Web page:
Locking our sights on just the solution can land us smack in the middle of what's called the ego trap. This is when our pride gets all wrapped up in our solution—like claiming our hammer is the only tool you'll ever need. We start hunting for any little sign that says, "Hey, your design rocks!" That's confirmation bias in action. We ignore anything that doesn't fit with our shiny picture.

But here's the kicker: when we make it our mission to solve the problem, no matter how we do it, the trap door to our ego stays shut. We swap out the love for our smart solution for some respect for the big, bad problem we're out there to beat. It's less about high-fiving our own genius and more about being detectives on the lookout for real change.

This switch means we won't get blindsided by our own idea of "awesome." We'll keep our eyes on the prize—making something that genuinely makes stuff better for people. No more playing favorites with the ideas that make us look good. Instead, we'll collect all the clues—good and bad—to create something really special. It's not just about dodging biased thinking; it's about making something that stands out and stands up for users everywhere.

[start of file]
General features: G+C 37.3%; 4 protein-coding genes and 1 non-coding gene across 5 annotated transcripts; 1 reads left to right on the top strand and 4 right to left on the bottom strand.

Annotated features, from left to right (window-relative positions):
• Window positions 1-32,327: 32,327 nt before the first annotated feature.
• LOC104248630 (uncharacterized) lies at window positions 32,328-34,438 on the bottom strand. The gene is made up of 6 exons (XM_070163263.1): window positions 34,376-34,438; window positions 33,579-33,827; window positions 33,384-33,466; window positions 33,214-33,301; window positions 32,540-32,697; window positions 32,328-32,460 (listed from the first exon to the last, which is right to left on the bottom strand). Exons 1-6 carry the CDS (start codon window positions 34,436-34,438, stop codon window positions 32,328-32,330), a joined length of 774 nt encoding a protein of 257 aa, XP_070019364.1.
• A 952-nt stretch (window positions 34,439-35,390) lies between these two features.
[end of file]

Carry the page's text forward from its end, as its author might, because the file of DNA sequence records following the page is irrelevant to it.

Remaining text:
Adopting Behavioral Design Models for Clarity

After trying several methodologies I decided to create my own antidote to such stumbling blocks, it's called the  Behavioral Design Models (BDMs). BDMs serve as a compass to help you unveil both the needs to be solved and the behaviors that make value explicit. This framework of setting up your product helps you ask the right questions. I have refined this methodology through years while applying in all kinds of problems: I guarantee you, it works.

Through the lens of BDMs, a group of experts and stakeholders start to dissect the issue, discussing user motivations, environmental factors, barriers, and the intended behavioral outcomes. It's not just about building a functional tool anymore. It's about sculpting a key that fits perfectly into the locks of users' needs.

Measuring and Iterating

Only by measuring the right things can we ensure that our iterations hit the mark. Whether it's user engagement metrics, customer satisfaction scores, or simply the reduction of pain points, the metrics must tie back to the problem we're solving. Each iteration is a fresh attempt—an informed and educated guess—but still a guess until validated by reality. Through these iterations, the problem is redefined and refined, sharpening the solution into something more accurate.

This measured approach fosters collaboration and unity among teams. It redirects discussions from "Does this feature works?" to "Does this feature nails our core problem?" And with decision-makers involved—all sharing a love for the problem—a sense of camaraderie and common purpose blossoms, driving the product's journey forward.


Every iconic product, from the wheel to the smartphone, began not just as a solution, but as a passionate response to a problem. Loving the problem means embracing it in all its complexity, dedicating time to understanding it, and measuring impact and success against it.